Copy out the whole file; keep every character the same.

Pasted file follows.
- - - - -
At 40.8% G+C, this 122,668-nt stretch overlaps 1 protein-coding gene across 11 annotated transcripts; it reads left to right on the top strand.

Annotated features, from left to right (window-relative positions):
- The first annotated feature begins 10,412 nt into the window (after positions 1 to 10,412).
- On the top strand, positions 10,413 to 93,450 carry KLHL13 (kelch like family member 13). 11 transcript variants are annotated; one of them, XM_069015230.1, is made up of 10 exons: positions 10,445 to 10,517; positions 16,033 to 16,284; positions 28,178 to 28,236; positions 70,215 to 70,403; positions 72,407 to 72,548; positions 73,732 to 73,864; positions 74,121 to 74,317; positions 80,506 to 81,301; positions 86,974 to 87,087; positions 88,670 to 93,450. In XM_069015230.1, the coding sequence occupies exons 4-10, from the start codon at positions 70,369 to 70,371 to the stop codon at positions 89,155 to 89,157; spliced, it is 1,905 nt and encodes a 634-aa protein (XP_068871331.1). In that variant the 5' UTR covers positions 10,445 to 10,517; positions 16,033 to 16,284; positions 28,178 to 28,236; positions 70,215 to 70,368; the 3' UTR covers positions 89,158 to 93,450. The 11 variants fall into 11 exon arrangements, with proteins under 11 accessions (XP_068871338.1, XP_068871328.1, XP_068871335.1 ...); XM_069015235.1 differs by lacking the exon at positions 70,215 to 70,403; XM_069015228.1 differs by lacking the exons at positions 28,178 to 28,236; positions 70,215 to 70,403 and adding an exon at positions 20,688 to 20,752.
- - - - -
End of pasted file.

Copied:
At 40.8% G+C, this 122,668-nt stretch overlaps 1 protein-coding gene across 11 annotated transcripts; it reads left to right on the top strand.

Annotated features, from left to right (window-relative positions):
- The first annotated feature begins 10,412 nt into the window (after positions 1 to 10,412).
- On the top strand, positions 10,413 to 93,450 carry KLHL13 (kelch like family member 13). 11 transcript variants are annotated; one of them, XM_069015230.1, is made up of 10 exons: positions 10,445 to 10,517; positions 16,033 to 16,284; positions 28,178 to 28,236; positions 70,215 to 70,403; positions 72,407 to 72,548; positions 73,732 to 73,864; positions 74,121 to 74,317; positions 80,506 to 81,301; positions 86,974 to 87,087; positions 88,670 to 93,450. In XM_069015230.1, the coding sequence occupies exons 4-10, from the start codon at positions 70,369 to 70,371 to the stop codon at positions 89,155 to 89,157; spliced, it is 1,905 nt and encodes a 634-aa protein (XP_068871331.1). In that variant the 5' UTR covers positions 10,445 to 10,517; positions 16,033 to 16,284; positions 28,178 to 28,236; positions 70,215 to 70,368; the 3' UTR covers positions 89,158 to 93,450. The 11 variants fall into 11 exon arrangements, with proteins under 11 accessions (XP_068871338.1, XP_068871328.1, XP_068871335.1 ...); XM_069015235.1 differs by lacking the exon at positions 70,215 to 70,403; XM_069015228.1 differs by lacking the exons at positions 28,178 to 28,236; positions 70,215 to 70,403 and adding an exon at positions 20,688 to 20,752.